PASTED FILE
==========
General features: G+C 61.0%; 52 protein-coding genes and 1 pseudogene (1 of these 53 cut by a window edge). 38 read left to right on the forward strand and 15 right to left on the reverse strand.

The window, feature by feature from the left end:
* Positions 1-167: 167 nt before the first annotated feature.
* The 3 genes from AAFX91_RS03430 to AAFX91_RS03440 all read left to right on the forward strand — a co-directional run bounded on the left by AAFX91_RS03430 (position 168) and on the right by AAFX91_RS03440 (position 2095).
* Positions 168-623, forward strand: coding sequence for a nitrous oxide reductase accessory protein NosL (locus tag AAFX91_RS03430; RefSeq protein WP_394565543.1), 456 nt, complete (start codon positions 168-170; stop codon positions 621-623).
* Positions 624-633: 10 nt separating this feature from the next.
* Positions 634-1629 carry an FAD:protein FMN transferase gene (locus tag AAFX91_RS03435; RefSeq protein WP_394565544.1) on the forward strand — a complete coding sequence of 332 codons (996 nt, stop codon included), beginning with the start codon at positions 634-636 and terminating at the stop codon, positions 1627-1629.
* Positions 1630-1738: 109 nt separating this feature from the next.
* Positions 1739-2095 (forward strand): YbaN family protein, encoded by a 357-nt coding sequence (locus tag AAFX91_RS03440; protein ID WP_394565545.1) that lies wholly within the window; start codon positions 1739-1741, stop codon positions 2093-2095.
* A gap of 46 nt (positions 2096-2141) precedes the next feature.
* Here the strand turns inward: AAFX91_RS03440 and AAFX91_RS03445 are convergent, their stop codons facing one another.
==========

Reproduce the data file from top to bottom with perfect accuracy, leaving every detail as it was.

General features: G+C 61.0%; 52 protein-coding genes and 1 pseudogene (1 of these 53 cut by a window edge). 38 read left to right on the forward strand and 15 right to left on the reverse strand.

The window, feature by feature from the left end:
* Positions 1-167: 167 nt before the first annotated feature.
* The 3 genes from AAFX91_RS03430 to AAFX91_RS03440 all read left to right on the forward strand — a co-directional run bounded on the left by AAFX91_RS03430 (position 168) and on the right by AAFX91_RS03440 (position 2095).
* Positions 168-623, forward strand: coding sequence for a nitrous oxide reductase accessory protein NosL (locus tag AAFX91_RS03430; RefSeq protein WP_394565543.1), 456 nt, complete (start codon positions 168-170; stop codon positions 621-623).
* Positions 624-633: 10 nt separating this feature from the next.
* Positions 634-1629 carry an FAD:protein FMN transferase gene (locus tag AAFX91_RS03435; RefSeq protein WP_394565544.1) on the forward strand — a complete coding sequence of 332 codons (996 nt, stop codon included), beginning with the start codon at positions 634-636 and terminating at the stop codon, positions 1627-1629.
* Positions 1630-1738: 109 nt separating this feature from the next.
* Positions 1739-2095 (forward strand): YbaN family protein, encoded by a 357-nt coding sequence (locus tag AAFX91_RS03440; protein ID WP_394565545.1) that lies wholly within the window; start codon positions 1739-1741, stop codon positions 2093-2095.
* A gap of 46 nt (positions 2096-2141) precedes the next feature.
* Here the strand turns inward: AAFX91_RS03440 and AAFX91_RS03445 are convergent, their stop codons facing one another.